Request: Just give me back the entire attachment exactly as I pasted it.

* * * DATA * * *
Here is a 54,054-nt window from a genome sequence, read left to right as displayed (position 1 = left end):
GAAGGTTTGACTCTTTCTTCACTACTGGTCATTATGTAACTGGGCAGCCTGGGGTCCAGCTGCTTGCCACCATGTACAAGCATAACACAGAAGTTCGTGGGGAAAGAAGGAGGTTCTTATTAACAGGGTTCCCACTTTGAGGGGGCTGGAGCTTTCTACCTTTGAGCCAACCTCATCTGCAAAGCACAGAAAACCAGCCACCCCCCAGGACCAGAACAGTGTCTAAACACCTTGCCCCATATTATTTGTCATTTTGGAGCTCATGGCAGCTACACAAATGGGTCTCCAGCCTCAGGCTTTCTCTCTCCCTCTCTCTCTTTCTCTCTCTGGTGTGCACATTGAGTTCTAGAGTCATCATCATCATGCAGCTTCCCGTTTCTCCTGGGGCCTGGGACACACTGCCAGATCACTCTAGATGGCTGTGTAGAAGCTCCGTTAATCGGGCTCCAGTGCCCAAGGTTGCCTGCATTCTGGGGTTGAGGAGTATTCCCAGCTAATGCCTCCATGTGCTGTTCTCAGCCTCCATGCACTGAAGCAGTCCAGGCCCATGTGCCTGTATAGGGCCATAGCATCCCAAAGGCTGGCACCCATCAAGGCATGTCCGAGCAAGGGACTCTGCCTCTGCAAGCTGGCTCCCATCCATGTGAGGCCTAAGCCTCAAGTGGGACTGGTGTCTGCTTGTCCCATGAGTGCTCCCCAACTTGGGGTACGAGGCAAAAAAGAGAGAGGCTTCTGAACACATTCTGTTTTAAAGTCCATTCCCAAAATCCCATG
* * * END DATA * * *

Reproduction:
Here is a 54,054-nt window from a genome sequence, read left to right as displayed (position 1 = left end):
GAAGGTTTGACTCTTTCTTCACTACTGGTCATTATGTAACTGGGCAGCCTGGGGTCCAGCTGCTTGCCACCATGTACAAGCATAACACAGAAGTTCGTGGGGAAAGAAGGAGGTTCTTATTAACAGGGTTCCCACTTTGAGGGGGCTGGAGCTTTCTACCTTTGAGCCAACCTCATCTGCAAAGCACAGAAAACCAGCCACCCCCCAGGACCAGAACAGTGTCTAAACACCTTGCCCCATATTATTTGTCATTTTGGAGCTCATGGCAGCTACACAAATGGGTCTCCAGCCTCAGGCTTTCTCTCTCCCTCTCTCTCTTTCTCTCTCTGGTGTGCACATTGAGTTCTAGAGTCATCATCATCATGCAGCTTCCCGTTTCTCCTGGGGCCTGGGACACACTGCCAGATCACTCTAGATGGCTGTGTAGAAGCTCCGTTAATCGGGCTCCAGTGCCCAAGGTTGCCTGCATTCTGGGGTTGAGGAGTATTCCCAGCTAATGCCTCCATGTGCTGTTCTCAGCCTCCATGCACTGAAGCAGTCCAGGCCCATGTGCCTGTATAGGGCCATAGCATCCCAAAGGCTGGCACCCATCAAGGCATGTCCGAGCAAGGGACTCTGCCTCTGCAAGCTGGCTCCCATCCATGTGAGGCCTAAGCCTCAAGTGGGACTGGTGTCTGCTTGTCCCATGAGTGCTCCCCAACTTGGGGTACGAGGCAAAAAAGAGAGAGGCTTCTGAACACATTCTGTTTTAAAGTCCATTCCCAAAATCCCATG